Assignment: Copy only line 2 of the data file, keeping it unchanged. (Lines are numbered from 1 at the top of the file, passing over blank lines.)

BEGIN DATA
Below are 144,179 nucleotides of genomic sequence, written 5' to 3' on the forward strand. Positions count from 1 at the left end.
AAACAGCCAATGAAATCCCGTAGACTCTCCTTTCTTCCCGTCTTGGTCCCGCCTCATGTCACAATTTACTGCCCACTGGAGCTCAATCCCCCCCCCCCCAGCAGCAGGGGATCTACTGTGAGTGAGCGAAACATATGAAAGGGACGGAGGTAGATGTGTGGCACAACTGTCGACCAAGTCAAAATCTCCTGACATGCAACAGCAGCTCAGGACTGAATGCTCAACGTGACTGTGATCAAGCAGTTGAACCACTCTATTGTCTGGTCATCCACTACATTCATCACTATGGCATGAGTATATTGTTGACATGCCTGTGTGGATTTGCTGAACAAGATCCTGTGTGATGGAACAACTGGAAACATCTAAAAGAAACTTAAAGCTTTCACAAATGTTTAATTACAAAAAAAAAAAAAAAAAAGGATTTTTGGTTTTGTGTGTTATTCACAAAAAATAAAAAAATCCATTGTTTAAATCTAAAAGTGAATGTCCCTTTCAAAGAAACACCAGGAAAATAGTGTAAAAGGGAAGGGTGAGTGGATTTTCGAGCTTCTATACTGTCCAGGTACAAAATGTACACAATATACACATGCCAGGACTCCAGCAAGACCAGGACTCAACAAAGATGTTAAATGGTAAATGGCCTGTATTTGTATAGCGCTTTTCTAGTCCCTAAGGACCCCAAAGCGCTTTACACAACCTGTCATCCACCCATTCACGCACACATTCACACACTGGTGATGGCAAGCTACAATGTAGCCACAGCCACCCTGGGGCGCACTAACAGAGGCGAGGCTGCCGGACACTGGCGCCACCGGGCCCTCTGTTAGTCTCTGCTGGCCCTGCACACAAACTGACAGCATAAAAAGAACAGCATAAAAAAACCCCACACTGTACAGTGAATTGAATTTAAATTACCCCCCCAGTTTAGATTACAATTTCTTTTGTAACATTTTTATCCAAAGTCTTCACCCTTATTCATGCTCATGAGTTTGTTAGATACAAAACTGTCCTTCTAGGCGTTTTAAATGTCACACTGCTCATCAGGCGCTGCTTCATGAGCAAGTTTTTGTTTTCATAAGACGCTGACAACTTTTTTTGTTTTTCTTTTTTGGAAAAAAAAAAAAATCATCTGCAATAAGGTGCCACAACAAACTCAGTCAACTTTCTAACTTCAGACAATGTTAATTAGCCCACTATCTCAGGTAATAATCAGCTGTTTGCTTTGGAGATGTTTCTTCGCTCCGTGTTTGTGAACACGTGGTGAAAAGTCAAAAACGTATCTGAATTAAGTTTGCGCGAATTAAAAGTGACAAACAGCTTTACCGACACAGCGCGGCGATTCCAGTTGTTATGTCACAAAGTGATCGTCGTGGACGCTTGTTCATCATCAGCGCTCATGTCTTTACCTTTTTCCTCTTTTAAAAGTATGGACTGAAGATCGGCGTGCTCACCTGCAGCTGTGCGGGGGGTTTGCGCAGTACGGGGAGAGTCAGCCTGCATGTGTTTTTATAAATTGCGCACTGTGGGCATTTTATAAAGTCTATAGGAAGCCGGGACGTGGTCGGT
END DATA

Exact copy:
AAACAGCCAATGAAATCCCGTAGACTCTCCTTTCTTCCCGTCTTGGTCCCGCCTCATGTCACAATTTACTGCCCACTGGAGCTCAATCCCCCCCCCCCCAGCAGCAGGGGATCTACTGTGAGTGAGCGAAACATATGAAAGGGACGGAGGTAGATGTGTGGCACAACTGTCGACCAAGTCAAAATCTCCTGACATGCAACAGCAGCTCAGGACTGAATGCTCAACGTGACTGTGATCAAGCAGTTGAACCACTCTATTGTCTGGTCATCCACTACATTCATCACTATGGCATGAGTATATTGTTGACATGCCTGTGTGGATTTGCTGAACAAGATCCTGTGTGATGGAACAACTGGAAACATCTAAAAGAAACTTAAAGCTTTCACAAATGTTTAATTACAAAAAAAAAAAAAAAAAAGGATTTTTGGTTTTGTGTGTTATTCACAAAAAATAAAAAAATCCATTGTTTAAATCTAAAAGTGAATGTCCCTTTCAAAGAAACACCAGGAAAATAGTGTAAAAGGGAAGGGTGAGTGGATTTTCGAGCTTCTATACTGTCCAGGTACAAAATGTACACAATATACACATGCCAGGACTCCAGCAAGACCAGGACTCAACAAAGATGTTAAATGGTAAATGGCCTGTATTTGTATAGCGCTTTTCTAGTCCCTAAGGACCCCAAAGCGCTTTACACAACCTGTCATCCACCCATTCACGCACACATTCACACACTGGTGATGGCAAGCTACAATGTAGCCACAGCCACCCTGGGGCGCACTAACAGAGGCGAGGCTGCCGGACACTGGCGCCACCGGGCCCTCTGTTAGTCTCTGCTGGCCCTGCACACAAACTGACAGCATAAAAAGAACAGCATAAAAAAACCCCACACTGTACAGTGAATTGAATTTAAATTACCCCCCCAGTTTAGATTACAATTTCTTTTGTAACATTTTTATCCAAAGTCTTCACCCTTATTCATGCTCATGAGTTTGTTAGATACAAAACTGTCCTTCTAGGCGTTTTAAATGTCACACTGCTCATCAGGCGCTGCTTCATGAGCAAGTTTTTGTTTTCATAAGACGCTGACAACTTTTTTTGTTTTTCTTTTTTGGAAAAAAAAAAAAATCATCTGCAATAAGGTGCCACAACAAACTCAGTCAACTTTCTAACTTCAGACAATGTTAATTAGCCCACTATCTCAGGTAATAATCAGCTGTTTGCTTTGGAGATGTTTCTTCGCTCCGTGTTTGTGAACACGTGGTGAAAAGTCAAAAACGTATCTGAATTAAGTTTGCGCGAATTAAAAGTGACAAACAGCTTTACCGACACAGCGCGGCGATTCCAGTTGTTATGTCACAAAGTGATCGTCGTGGACGCTTGTTCATCATCAGCGCTCATGTCTTTACCTTTTTCCTCTTTTAAAAGTATGGACTGAAGATCGGCGTGCTCACCTGCAGCTGTGCGGGGGGTTTGCGCAGTACGGGGAGAGTCAGCCTGCATGTGTTTTTATAAATTGCGCACTGTGGGCATTTTATAAAGTCTATAGGAAGCCGGGACGTGGTCGGT